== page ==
London Tower bridge

The best guideline for tipping in Europe is maybe in the price you are paying.

The service is often included in the more expensive countries in Europe.

In general tipping is not a custom in the Scandinavian countries while rounding up is common in many northern European countries, i.e. Germany.

Tipping etiquette in European restaurants varies from country to country but tipping is considered more as small “bonus” than salaries. If service charge is not included then service fee between 5-10% is usually considered adequate.

Restaurants in Europe often state on the bill if the service is included or not. If they don't say anything about it then you can usually assume that the service has been included.

If the service is included then you are not expected to tip but in some countries people tend to round the amount up if they are pleased with the service. By rounding up the customer pays the next convenient whole number.

Tipping in Europe for other services, like taxis, tour guides, hotel porters, maids is again usually not required (as the service assumed included in the price) but small gestures can still be appreciated.

World Tipping Etiquette
Tipping In Africa & The Middle East

Many people travel to Africa in groups and tip according to their travel agent guidelines. Like if you are on a safari tour, your travel agent will advice about how much you are expected to tip your guide, driver and other staff at the lodge you are staying.

Zebras and Girafes drinking from a water hole in Namibia

If travelling on your own it's always more complicated. Africa is a big continent and the tipping customs do vary somewhat from one country to another.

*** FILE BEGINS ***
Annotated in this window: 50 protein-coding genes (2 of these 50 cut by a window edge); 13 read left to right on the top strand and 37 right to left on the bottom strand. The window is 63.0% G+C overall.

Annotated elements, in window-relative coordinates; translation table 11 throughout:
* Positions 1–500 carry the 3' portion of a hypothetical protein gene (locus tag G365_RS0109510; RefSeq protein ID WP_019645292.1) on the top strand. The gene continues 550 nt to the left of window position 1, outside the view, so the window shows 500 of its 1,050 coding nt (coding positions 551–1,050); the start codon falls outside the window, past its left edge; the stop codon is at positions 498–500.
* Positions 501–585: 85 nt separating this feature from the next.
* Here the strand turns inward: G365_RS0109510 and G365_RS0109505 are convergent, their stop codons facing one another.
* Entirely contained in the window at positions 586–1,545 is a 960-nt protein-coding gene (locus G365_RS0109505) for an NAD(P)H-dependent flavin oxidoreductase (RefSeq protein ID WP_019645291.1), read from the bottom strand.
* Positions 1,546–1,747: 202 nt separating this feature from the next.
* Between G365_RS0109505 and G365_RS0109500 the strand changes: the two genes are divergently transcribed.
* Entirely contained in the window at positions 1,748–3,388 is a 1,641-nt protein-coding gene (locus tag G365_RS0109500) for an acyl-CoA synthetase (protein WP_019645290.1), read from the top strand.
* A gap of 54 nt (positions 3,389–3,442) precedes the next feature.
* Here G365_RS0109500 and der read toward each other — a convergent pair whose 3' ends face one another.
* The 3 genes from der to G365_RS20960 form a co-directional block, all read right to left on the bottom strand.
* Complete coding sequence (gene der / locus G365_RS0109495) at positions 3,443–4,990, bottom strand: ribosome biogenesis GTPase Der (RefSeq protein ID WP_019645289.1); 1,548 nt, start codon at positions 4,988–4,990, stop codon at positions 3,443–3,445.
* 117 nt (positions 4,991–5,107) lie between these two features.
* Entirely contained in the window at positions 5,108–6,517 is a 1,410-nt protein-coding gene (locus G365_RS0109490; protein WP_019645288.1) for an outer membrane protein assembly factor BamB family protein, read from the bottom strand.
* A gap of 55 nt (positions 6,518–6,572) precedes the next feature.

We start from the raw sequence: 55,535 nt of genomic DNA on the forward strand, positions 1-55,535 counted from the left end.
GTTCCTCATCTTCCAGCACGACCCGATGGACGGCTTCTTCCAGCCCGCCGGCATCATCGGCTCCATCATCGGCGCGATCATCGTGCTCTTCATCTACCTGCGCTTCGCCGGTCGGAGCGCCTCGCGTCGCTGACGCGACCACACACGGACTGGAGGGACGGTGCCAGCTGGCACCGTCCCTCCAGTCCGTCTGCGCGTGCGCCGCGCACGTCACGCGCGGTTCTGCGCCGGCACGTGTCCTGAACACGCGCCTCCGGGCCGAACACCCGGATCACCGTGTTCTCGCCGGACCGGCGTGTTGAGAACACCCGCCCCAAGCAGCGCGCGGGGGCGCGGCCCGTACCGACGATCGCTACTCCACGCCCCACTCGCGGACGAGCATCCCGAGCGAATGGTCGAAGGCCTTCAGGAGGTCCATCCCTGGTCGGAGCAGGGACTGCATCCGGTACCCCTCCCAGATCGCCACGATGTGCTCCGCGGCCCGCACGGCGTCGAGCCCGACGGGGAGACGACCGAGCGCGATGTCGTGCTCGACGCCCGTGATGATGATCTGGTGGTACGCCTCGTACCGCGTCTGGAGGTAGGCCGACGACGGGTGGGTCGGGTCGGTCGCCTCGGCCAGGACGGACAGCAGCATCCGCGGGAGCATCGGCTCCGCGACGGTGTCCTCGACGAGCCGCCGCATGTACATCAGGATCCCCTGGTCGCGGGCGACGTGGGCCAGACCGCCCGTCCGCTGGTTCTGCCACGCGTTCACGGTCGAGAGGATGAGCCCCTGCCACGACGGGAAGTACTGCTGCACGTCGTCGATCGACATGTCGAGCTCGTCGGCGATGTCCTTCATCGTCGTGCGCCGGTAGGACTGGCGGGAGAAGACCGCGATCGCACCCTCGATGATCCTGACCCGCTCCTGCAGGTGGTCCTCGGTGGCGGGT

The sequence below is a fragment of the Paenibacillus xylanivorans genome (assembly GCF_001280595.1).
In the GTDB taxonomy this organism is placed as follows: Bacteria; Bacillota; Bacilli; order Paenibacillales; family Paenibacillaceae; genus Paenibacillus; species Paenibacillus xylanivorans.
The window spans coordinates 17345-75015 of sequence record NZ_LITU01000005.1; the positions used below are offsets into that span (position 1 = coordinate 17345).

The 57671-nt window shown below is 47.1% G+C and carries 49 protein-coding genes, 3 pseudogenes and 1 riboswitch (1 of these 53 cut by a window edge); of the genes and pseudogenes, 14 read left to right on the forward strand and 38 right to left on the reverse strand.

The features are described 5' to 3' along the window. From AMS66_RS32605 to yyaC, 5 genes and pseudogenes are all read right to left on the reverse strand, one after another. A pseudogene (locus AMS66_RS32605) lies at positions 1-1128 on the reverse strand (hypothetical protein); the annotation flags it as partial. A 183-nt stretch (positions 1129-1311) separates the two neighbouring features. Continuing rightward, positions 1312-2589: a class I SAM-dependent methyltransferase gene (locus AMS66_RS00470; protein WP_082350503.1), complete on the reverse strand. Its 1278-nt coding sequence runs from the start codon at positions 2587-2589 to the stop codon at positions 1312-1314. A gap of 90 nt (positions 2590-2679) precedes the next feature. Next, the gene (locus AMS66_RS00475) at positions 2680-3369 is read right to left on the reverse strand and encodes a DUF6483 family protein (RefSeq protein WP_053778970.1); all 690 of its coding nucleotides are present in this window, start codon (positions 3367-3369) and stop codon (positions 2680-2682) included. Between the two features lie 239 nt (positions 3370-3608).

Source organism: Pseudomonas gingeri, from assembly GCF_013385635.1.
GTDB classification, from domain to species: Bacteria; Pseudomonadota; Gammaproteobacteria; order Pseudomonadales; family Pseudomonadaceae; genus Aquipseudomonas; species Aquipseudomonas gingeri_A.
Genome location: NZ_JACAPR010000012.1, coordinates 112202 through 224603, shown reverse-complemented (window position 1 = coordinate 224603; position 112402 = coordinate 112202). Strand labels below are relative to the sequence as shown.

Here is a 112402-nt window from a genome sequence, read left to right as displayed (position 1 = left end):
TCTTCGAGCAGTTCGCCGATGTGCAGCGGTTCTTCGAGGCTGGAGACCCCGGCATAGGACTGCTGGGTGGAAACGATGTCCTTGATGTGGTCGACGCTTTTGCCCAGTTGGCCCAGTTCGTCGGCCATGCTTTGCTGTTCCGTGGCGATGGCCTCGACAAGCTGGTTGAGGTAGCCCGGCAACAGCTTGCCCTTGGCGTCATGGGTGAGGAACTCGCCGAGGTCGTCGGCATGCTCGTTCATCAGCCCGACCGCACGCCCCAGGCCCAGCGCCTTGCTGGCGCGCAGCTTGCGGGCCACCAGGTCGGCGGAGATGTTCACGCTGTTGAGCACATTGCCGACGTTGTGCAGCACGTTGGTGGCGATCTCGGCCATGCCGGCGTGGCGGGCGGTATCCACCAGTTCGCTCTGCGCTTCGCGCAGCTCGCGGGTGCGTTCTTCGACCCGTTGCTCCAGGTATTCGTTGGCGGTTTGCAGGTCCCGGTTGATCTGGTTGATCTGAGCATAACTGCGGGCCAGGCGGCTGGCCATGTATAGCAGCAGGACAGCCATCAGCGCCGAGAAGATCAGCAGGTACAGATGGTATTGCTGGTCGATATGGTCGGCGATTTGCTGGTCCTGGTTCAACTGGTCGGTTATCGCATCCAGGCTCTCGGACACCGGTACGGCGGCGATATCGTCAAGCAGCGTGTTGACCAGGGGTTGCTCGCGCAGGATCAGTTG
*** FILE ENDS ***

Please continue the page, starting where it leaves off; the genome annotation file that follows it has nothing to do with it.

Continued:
In restaurants service charge can be included but if not then 10-15% tip is usually considered acceptable when tipping in Africa. As always, you should check your bill before adding gratitude's.

Most people in Africa are poor by Western standards. It though does not mean you are advised to “throw” your money around. If you want to help the local communities - and we hope you do... it might be better to do it with a donations to local charities. Actually we strongly recommend doing that anyway.

In Middle East the tipping culture is often complex and subtle is the key word. You might give more frequently in this part of the world, but the amounts tend to be smaller.

World Tipping Etiquette
Tipping In Asia

Most Asian countries have not been used to tipping but the attitude has been changing, especially towards tourists. In some countries tip is seen as a token of appreciation and happily accepted while in other countries tipping is considered awkward or even insulting.

Elderly woman with hat sitting on a bench in Vietnam

So if you are travelling to Asia, you should always check in advance what the custom is in the country you are travelling to.

Tipping is especially frowned upon in Japan but in India service charge is usually included in your bill.

In China it is generally not expected and some establishments have strictly no tipping policy.

Tipping in Asia tends to be more expected in “western” establishments, like restaurants serving western food and international hotel chains.

World Tipping Etiquette
Tipping In Australia & New Zealand

The Opera house in Sydney Australia

It is not customary to leave tips of any kind in Australia and New Zealand.

Your host is though unlikely to be offended if you do leave a tip - but why break the local custom?

For more Tipping Top Tips see our article World Tipping Etiquette Tips.